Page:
Years ago, I did not recommend that my clients weigh themselves frequently. We were taught “back then” that frequent weighing may discourage women, instead of motivate them. Some people still do not advise frequent weighing, but I do now, for most clients (not everyone). I look at scale weighing as just one piece of data to help my clients achieve their fitness goals. One reason I have changed my mindset is I often observed major denial of unhealthy eating in clients who did not weigh themselves. Research has also demonstrated that those who weigh themselves frequently are much more likely to be successful at permanent weight loss. Of course, there are outliers- women who obsessively weigh in and under-eat or over-exercise in response to the scale. But I’ve also seen friends and clients who refused to weigh themselves, only to head to the doctor’s office for a physical and be hit in the face with significant weight gain.
This started me thinking about how You feel about this subject. And so, last month, I did an informal poll of my fb friends. I had a much larger response than I ever expected, a sign that this is a subject on many women’s minds. I asked how often they weighed themselves, was their self-esteem tied to the results, and did they consider themselves overweight, underweight or just right.
Here’s what I learned about you:
- 35% of you weigh in every day. All of this group felt their self-esteem was definitely impacted by the results of their scale weight. There were several “outliers” who weighed themselves several times a day, and all of these women had total attachment to the results. Scale down- feel happy. Scale up- sad. Interestingly enough, the outliers are all thin women. I wonder if excess scale weighing creates compliance, with the side effect of frequent low self-esteem. Is it worth it?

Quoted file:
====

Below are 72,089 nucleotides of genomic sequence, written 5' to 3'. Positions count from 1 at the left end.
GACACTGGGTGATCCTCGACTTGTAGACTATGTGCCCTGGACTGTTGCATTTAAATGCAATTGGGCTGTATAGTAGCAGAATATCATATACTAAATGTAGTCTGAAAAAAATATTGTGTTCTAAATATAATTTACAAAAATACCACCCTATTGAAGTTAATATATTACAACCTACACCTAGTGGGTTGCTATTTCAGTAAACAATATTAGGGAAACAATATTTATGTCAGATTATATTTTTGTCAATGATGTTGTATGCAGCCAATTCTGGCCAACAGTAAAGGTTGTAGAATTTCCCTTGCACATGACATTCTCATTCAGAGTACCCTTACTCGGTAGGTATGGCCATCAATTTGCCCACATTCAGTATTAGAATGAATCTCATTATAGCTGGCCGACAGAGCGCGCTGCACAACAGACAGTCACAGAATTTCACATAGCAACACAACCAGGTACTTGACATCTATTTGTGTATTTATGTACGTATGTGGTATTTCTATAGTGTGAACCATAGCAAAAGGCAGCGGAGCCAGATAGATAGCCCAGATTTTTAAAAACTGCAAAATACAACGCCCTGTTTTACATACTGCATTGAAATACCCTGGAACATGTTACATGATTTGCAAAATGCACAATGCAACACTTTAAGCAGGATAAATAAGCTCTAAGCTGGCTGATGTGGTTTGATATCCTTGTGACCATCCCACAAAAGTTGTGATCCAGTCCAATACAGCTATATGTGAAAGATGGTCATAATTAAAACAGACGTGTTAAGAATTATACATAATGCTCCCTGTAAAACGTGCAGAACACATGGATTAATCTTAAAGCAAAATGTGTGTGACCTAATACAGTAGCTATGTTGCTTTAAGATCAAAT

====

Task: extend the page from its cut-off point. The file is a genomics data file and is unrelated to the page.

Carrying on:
- 45% of you weigh in roughly 1x/week, with 2 responders who only weighed in 1x/month. ½ of this group did not feel attached to the results. Several women said they change how often they weigh themselves depending on whether they are dieting or maintaining. This seems like a smart strategy.
- Approximately 20 % of responders weighed themselves rarely or never. Many stated that they gauged their weight by the way their clothing fits them, instead of scale weight. This is a great additional tool for weight maintenance. Several women classified themselves as overweight. I can imagine that women who have had challenges over the years losing weight and keeping it off would not want to repeat that trauma. I get it.
The bottom line-
Scale weighing is one tool available for us when trying to lose body fat. But scale weighing seems best suited for people who use it as health data, and not a statement of their self-worth. I think knowing your weight is important, it is medical information. But take it with a grain of salt. Our weight can vary 3-5 pounds in a day. And, regardless of what the scale says, consistent healthy eating and exercise needs to be continued. If weigh-ins kill your self-esteem, then don’t use them, but do find some other tool for assessment if your goal is weight/fat loss. Lastly, remember my “aha” lesson. Ask yourself; Am I wasting precious time neurotically worrying about my weight? If the answer is yes, find your “aha” moment.